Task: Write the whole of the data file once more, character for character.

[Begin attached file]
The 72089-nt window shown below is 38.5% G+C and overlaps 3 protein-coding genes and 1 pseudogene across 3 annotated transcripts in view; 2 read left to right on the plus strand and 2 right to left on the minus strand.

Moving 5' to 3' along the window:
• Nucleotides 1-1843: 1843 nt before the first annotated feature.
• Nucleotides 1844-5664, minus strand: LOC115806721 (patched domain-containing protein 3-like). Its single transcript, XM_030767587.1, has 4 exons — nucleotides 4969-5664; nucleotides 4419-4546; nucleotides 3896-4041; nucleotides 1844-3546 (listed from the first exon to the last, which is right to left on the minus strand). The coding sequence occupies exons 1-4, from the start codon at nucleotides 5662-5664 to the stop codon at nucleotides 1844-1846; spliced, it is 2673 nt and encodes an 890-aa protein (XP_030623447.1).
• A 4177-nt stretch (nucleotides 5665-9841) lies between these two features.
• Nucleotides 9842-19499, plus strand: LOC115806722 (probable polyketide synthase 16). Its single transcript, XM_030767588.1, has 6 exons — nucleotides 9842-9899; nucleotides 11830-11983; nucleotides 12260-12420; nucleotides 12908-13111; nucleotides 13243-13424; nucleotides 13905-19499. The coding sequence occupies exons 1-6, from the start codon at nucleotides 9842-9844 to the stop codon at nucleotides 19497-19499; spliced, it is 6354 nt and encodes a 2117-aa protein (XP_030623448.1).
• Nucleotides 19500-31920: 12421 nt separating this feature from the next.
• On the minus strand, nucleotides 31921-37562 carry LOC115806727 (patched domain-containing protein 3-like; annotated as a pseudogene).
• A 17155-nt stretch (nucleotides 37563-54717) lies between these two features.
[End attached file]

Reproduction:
The 72089-nt window shown below is 38.5% G+C and overlaps 3 protein-coding genes and 1 pseudogene across 3 annotated transcripts in view; 2 read left to right on the plus strand and 2 right to left on the minus strand.

Moving 5' to 3' along the window:
• Nucleotides 1-1843: 1843 nt before the first annotated feature.
• Nucleotides 1844-5664, minus strand: LOC115806721 (patched domain-containing protein 3-like). Its single transcript, XM_030767587.1, has 4 exons — nucleotides 4969-5664; nucleotides 4419-4546; nucleotides 3896-4041; nucleotides 1844-3546 (listed from the first exon to the last, which is right to left on the minus strand). The coding sequence occupies exons 1-4, from the start codon at nucleotides 5662-5664 to the stop codon at nucleotides 1844-1846; spliced, it is 2673 nt and encodes an 890-aa protein (XP_030623447.1).
• A 4177-nt stretch (nucleotides 5665-9841) lies between these two features.
• Nucleotides 9842-19499, plus strand: LOC115806722 (probable polyketide synthase 16). Its single transcript, XM_030767588.1, has 6 exons — nucleotides 9842-9899; nucleotides 11830-11983; nucleotides 12260-12420; nucleotides 12908-13111; nucleotides 13243-13424; nucleotides 13905-19499. The coding sequence occupies exons 1-6, from the start codon at nucleotides 9842-9844 to the stop codon at nucleotides 19497-19499; spliced, it is 6354 nt and encodes a 2117-aa protein (XP_030623448.1).
• Nucleotides 19500-31920: 12421 nt separating this feature from the next.
• On the minus strand, nucleotides 31921-37562 carry LOC115806727 (patched domain-containing protein 3-like; annotated as a pseudogene).
• A 17155-nt stretch (nucleotides 37563-54717) lies between these two features.